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close this bookWater and Sanitation Technologies: A Trainer's Manual (Peace Corps, 1985)
close this folderSessions
close this folderSession 4 - Community mobilization
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View the documentAttachment 4A: Development and self-reliance
View the documentAttachment 4B: Community mobilization

Attachment 4B: Community mobilization

CASE STUDIES

REFERENCE: In-Service Training Manual, Peace Corps ICE.

CASE STUDY I

You are a water and sanitation Volunteer who has been in the community for a few months. During this time, you have developed a good relationship with your counterpart. You have confidence in his/her abilities and have gladly given responsibility for community mobilization to him/her. However, lately it has appeared to you that your counterpart does not have the respect of the community and people have little enthusiasm for the project you would like to do. You want to build a strong project team, yet keep the good relationship with your counterpart. What should you do?

Possible Strategies

a. Talk to the counterpart and offer to lead the next community meeting.

b. Help the counterpart plan the next meeting and offer specific suggestions concerning mobilization.

c. Ask the counterpart questions about how she/he thinks the project is going, especially community participation, and watch for opportunities to provide constructive feedback.

d. Leave the situation alone and hope for more community participation.

Other Strategies

CASE STUDY II

You are a water and sanitation Volunteer in the middle of your service. The local project committee is urging you to start a large-scale gravity water system, similar to the system in a large town nearby your village, before you leave. It is unclear whether you will be replaced by another Volunteer and you are not sure if you can complete the project in the time you have left. How would you handle this situation?

Possible Strategies

a. Start the project and try as hard as you can to complete it.

b. Lead a planning meeting with the local project committee and try to develop alternative strategies such as scaling down the project to a manageable level.

c. Concentrate on developing skills in the committee to enable them to complete the project after your departure.

d. Pass the problem on to the committee and encourage them to solve it and tell you what to do.

Other Strategies

CASE STUDY III

You are a water and sanitation technician assigned to a shallow wells project in a community where potable water is in short supply. You know how to dig wells and have demonstrated that to the community by completing one well with the help of three local men whose labor you paid for. However, you soon find that manual labor is frowned upon by most men in the village, and you are unable to involve more community members in the program. You cannot afford to continue paying for labor. You need community support. What will you do?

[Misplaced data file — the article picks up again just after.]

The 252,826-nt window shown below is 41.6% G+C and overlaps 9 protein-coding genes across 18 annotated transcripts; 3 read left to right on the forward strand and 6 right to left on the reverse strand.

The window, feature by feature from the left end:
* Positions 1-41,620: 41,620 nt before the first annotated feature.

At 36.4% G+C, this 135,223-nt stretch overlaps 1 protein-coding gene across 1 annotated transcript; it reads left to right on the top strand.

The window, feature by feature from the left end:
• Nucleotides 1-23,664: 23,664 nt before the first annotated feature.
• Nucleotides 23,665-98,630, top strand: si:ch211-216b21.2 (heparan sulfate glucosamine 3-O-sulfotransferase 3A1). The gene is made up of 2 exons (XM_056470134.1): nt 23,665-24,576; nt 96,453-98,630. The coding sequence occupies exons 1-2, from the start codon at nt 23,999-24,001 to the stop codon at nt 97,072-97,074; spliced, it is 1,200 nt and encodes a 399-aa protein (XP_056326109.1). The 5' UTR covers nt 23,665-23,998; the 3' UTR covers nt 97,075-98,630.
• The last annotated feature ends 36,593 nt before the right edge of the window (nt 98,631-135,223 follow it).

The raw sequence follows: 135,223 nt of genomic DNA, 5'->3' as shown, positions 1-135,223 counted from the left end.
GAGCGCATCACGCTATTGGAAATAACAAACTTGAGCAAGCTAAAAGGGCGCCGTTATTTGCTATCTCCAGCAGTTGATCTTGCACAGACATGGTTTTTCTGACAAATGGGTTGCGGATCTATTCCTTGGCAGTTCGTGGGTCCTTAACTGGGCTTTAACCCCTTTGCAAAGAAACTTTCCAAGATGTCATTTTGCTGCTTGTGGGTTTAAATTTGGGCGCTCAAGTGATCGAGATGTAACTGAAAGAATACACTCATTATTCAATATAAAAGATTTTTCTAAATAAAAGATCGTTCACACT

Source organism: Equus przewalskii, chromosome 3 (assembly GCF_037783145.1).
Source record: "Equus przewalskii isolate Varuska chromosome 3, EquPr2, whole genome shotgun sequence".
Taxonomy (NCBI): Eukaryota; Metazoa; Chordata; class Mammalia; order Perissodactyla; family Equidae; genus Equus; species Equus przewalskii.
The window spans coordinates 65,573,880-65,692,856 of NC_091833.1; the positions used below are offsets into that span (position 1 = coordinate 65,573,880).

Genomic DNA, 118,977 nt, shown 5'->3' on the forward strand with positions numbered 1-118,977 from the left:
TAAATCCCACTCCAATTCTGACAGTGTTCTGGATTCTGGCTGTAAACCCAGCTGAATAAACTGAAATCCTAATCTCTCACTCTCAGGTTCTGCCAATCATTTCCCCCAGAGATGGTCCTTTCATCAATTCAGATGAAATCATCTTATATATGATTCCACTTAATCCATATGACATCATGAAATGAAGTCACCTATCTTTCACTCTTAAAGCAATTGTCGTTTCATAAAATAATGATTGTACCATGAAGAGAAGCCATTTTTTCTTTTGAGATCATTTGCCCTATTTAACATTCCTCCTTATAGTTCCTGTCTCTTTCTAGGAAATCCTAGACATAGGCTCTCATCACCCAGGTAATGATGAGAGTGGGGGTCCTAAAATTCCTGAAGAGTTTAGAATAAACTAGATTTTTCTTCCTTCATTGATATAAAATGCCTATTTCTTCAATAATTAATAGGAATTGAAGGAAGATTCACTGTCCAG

Possible Strategies

a. Continue digging wells to show that manual labor is acceptable and, by example, influence local men to join you.

b. Meet with influential leaders and point out the necessity for potable water and its relationship with health problems in the community. Hope that their influence can mobilize the village.

c. Stop digging wells and focus your attention on overall community needs and how you might help meet some of those needs by such methods as health education.

d. Meet with community leaders and ask them to solve the problem and tell you what steps to take.

Other Strategies

CASE STUDY IV

You are a water and sanitation Volunteer newly arrived in your village. You notice that there are many cases of water-borne diseases and also very few latrines. A meeting is called to welcome you to the community and the leaders ask you what you intend to do for the community. You respond by telling them that you are there to help the people help themselves. You ask the villagers to hold a meeting and to decide what they consider their most pressing problems to be. Later, everyone returns to the meeting and a leader informs you that many of their children are sick and die young. Therefore, the village needs a hospital. Will you build one for them? How would you respond to this request?

Possible Strategies

a. Explain to the villagers that you are unable to build a hospital and that your skills are in water and sanitation. Present some alternative projects that you would be able to help them implement.

b. Ask the villagers if they have the funds for a hospital and if not, offer to help them obtain money through an independent funding source.

c. Discuss with the villagers the overall health problems in the community, pointing out that many of their problems can be prevented by proper hygiene and the use of latrines. Organize some health education classes for the near future.

d. Agree to help the villagers organize in order to build a hospital for themselves and at the same time emphasize the importance of good sanitary practices in the prevention of disease.

Other Strategies